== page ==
How to see which lanes is used to what HW?

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  1. Burgurne's Avatar
    Posts : 460
    Windows 10 Pro
    Thread Starter
       #11

    Yes I have that setting in BIOS, but it is a "read only", as my graphic card is not an ASUS but MSI. It is at this place I can see, that it is only running x8.
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  2. AddRAM's Avatar
    Posts : 2,905
    Windows 10 Pro x64
       #12

    Better get yourself an Asus Strix card to go with that board.

    https://www.asus.com/us/Graphics-Car...TI-11G-GAMING/

    I would have done a lot more research on that board before making your purchase.
      My Computers


  3. Posts : 810
    Win10
       #13

    Run SIV (SIV - System Information Viewer) and click on PCI Bus->0-01-0 Intel Core i7 PCIe Controller (x16)->Dump PCI->Dump PCI. This will dump a bunch of hexadecimal values into your clipboard. Then paste into notepad, save as a .txt file, and attach to the thread.

    How to see which lanes is used to what HW?-image.png
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  4. Burgurne's Avatar
    Posts : 460
    Windows 10 Pro
    Thread Starter
       #14

    OK, here it is. If I have attached the file in the right way

    It is now 4:15 am here, so I'm going to bed. Hope to see your answer (and solution?!) when I get up again
    How to see which lanes is used to what HW? Attached Files
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  5. Posts : 810
    Win10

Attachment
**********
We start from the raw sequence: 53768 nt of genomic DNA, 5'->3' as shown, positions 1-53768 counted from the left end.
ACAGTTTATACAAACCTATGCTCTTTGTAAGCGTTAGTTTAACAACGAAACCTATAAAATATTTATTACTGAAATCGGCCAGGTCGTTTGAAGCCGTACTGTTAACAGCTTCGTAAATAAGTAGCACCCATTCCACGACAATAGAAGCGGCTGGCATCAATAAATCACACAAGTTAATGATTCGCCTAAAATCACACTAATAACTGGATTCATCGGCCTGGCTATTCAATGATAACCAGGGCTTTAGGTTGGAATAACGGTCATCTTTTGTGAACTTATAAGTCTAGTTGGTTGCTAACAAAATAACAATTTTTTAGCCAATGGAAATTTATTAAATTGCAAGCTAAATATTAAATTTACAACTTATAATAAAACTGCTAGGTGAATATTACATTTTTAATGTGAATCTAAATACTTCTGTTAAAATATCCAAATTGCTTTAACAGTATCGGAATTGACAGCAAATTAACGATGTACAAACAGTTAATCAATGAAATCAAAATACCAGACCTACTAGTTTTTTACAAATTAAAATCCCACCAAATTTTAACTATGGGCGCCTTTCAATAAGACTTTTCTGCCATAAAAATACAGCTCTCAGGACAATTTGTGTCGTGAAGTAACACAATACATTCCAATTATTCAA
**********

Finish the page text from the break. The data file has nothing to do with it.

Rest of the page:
#15

    From the PCIe controller side I don't see anything misconfigured. So the problem has to be something downstream - either the motherboard or the graphics card.

    Have you ever seen it work at x16? A quick Google search of the Asus forums shows others with similar issues but no solid solutions. I assume the only PCIe card you have in the x16 slots is the GPU and is plugged into the slot closest to the CPU. And you've tried updating to the latest BIOS and clearing CMOS?

    I also doubt it's related to the NVMe drives since your HWinfo screenshot shows them connected to the PCH PCIe ports. But just to isolate the problem you can create a bootable Ubuntu USB drive (Create a bootable USB stick on Windows | Ubuntu tutorials), remove your NVMe drives, boot to Ubuntu, open a terminal, and run "sudo lspci -vv." Then you can look for the GPU entry and check the LnkSta entry to see what the link width is.
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  6. Burgurne's Avatar
    Posts : 460
    Windows 10 Pro
    Thread Starter
       #16

    Yes, I have seen it working at x16, before I connected the second NVMe drive. I will try and take the graphic card out and mount it again to see if this can solve it. I had the graphic card dismounted when I put the second NVMe drive in as it is located close to the PCIe port closest to CPU.
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  7. Burgurne's Avatar
    Posts : 460
    Windows 10 Pro
    Thread Starter
       #17

    I have now dismounted both NVMe and my soundcard (connected to the lowest x1 PCIe port), and this is how it shows in BIOS:
    How to see which lanes is used to what HW?-bios.jpg

    My next step is to unmount graphic card, mount the NVMe drives as you wrote they did not cause this. I'll be back
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  8. Burgurne's Avatar
    Posts : 460
    Windows 10 Pro
    Thread Starter
       #18

    YES! I got it. It seems to be my cabinet that is a little off. When just putting the graphiccard into the PCIe port and connect the cable, it runs at x16. But if I tightens the screws at the backplate of the cabinet, then it is down to x8 after poweron.

    Thank you for all the help and infos
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  9. AddRAM's Avatar
    Posts : 2,905
    Windows 10 Pro x64
       #19

    Very strange.
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  10. Burgurne's Avatar
    Posts : 460
    Windows 10 Pro
    Thread Starter
       #20

    But true. I have now solved it as I have enlarged the holes in the graphic cards backplate, so now it stays correct in the port even if I tighten the screw
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